Delphi Auto, PLC v. Absmeier, 167 F. Supp. 3d 868 (E.D. Mich. 2016). Plaintiff employer alleged defendant former employee breached his contractual obligations by terminating his employment with the plaintiff and accepting a job with Samsung in the same line of business. Defendant worked for the plaintiff as director of its labs in Silicon Valley, managing engineers and programmers on work related to autonomous driving. Defendant had signed a confidentiality and noninterference agreement. The court concluded that the plaintiff had a strong likelihood of success on the merits of its breach of contract claim. Therefore, the court granted the plaintiff’s motion for preliminary injunction with certain modifications (namely, limiting the applicability of the non-compete provision to the field of autonomous vehicle technology for one year because the Court determined that autonomous vehicle technology is a “small and specialized field that is international in scope” and, therefore, a global restriction was reasonable).
Additional Cases of Note
In re C.W., 2019-Ohio-5262 (Oh. Ct. App. 2019) (noting that “[p]roving that an actual person is behind something like a social-networking account becomes increasingly important in an era when Twitter bots and other artificial intelligence troll the internet pretending to be people”).
Bryant v. Compass Group USA, Inc., 958 F.3d 617 (7th Cir. 2020). Plaintiff vending machine customer filed class action against vending machine owner/operator, alleging violation of BIPA when it required her to provide a fingerprint scan before allowing her to purchase items. The district court found defendant’s alleged violations were mere procedural violations that cause no concrete harm to plaintiff and, therefore, remanded the action to state court. The Court of Appeals held that a violation of § 15(a) (requiring development of a written and public policy establishing a retention schedule and guidelines for destroying biometric identifiers and information) of BIPA did not create a concrete and particularized injury and plaintiff lacked standing under Article III to pursue the claim in federal court. In contrast, the Court of Appeals held that a violation of § 15(b) (requiring private entities make certain disclosures and receive informed consent from consumers before obtaining biometric identifiers and information) of BIPA did result in a concrete injury (plaintiff’s loss of the power and ability to make informed decisions about the collection, storage and use of her biometric information) and she, therefore, had standing and her claim could proceed in federal court.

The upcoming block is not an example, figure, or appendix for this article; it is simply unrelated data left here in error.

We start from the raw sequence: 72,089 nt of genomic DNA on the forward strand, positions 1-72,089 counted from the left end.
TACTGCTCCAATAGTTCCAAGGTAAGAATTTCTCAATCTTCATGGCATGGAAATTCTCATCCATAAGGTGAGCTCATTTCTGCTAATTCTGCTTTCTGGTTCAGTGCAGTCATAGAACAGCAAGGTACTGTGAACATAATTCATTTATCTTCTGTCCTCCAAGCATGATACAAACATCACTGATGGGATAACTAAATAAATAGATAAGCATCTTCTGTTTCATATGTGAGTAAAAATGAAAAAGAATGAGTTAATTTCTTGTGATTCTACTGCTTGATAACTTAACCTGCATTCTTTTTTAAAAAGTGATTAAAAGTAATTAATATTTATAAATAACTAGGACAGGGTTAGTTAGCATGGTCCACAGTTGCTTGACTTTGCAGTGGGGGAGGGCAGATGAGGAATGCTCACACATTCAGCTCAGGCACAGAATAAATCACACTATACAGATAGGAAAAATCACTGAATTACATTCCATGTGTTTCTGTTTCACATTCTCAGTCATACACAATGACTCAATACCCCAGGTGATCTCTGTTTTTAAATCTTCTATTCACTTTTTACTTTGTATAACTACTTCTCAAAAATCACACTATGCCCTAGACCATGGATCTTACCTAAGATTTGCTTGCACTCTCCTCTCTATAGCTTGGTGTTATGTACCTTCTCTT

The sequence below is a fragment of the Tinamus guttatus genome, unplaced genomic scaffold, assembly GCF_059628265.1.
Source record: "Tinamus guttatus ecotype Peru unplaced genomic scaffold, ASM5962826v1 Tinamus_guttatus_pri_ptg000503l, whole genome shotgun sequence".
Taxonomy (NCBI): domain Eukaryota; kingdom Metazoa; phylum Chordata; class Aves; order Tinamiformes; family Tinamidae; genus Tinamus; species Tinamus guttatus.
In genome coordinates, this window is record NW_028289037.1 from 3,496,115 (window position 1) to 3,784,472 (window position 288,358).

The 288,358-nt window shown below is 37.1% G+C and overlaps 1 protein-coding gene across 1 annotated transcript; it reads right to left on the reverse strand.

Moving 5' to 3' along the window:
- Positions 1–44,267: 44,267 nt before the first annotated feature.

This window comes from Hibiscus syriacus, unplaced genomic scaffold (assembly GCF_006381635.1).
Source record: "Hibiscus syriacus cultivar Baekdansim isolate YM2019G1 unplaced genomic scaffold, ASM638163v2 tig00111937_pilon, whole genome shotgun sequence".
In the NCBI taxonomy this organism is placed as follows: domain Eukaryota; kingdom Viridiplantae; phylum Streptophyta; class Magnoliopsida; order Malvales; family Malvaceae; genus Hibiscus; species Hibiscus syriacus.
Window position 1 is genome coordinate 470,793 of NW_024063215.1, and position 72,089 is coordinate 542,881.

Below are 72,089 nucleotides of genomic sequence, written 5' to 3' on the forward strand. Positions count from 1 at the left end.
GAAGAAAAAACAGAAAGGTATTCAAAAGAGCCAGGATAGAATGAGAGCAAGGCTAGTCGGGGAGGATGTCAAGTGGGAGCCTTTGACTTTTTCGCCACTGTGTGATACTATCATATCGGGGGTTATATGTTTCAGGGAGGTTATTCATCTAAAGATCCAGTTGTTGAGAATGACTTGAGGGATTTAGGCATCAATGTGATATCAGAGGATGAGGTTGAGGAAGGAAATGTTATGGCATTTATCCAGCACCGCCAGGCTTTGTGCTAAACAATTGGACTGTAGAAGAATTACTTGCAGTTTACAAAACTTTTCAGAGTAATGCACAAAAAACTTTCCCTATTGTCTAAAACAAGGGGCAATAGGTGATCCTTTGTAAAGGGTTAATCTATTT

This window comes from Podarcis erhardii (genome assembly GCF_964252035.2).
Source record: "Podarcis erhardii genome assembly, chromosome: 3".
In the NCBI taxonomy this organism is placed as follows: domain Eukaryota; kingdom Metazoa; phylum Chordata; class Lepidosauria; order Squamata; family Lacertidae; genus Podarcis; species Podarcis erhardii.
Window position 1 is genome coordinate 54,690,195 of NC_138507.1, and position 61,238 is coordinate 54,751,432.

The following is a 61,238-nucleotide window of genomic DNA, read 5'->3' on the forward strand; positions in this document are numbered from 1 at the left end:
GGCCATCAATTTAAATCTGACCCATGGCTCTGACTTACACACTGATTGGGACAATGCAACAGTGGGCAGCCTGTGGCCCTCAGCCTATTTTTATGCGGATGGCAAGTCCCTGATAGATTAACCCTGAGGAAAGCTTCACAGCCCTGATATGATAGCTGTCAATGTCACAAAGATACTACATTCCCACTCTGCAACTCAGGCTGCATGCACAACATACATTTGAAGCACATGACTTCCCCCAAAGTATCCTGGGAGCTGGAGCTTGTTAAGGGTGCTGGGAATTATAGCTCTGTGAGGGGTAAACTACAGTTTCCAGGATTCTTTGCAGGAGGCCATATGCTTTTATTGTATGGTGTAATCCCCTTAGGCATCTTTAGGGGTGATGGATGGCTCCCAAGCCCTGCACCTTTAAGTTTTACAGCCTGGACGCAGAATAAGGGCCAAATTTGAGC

Rosenbach v. Six Flags Entertainment Corporation, 129 N.E.3d 1197 (Ill. 2019). Rosenbach is a key Supreme Court of Illinois case answering whether one qualifies as an “aggrieved” person for purposes of BIPA and may seek damages and injunctive relief if she hasn’t alleged some actual injury or adverse effect beyond a violation of her rights under the statute. Plaintiff purchased a season pass for her son to defendant’s amusement park. Plaintiff’s son was asked to scan his thumb into defendant’s biometric data capture system and neither plaintiff nor her son were informed of the specific purpose and length of term for which the son’s fingerprint had been collected. Plaintiff brought suit alleging violation of BIPA. The Supreme Court of Illinois held that an individual need not allege some actual injury or adverse effect, beyond violation of his or her rights under BIPA, to qualify as an “aggrieved” person under the statute and be entitled to seek damages and injunctive relief. The court reasoned that requiring individuals to wait until they’ve sustained some compensable injury beyond violation of their statutory rights before they can seek recourse would be antithetical to BIPA’s purposes. The court found that BIPA codified individuals’ right to privacy in and control over their biometric identifiers and information. Therefore, the court found also that a violation of BIPA is not merely “technical,” but rather the “injury is real and significant.”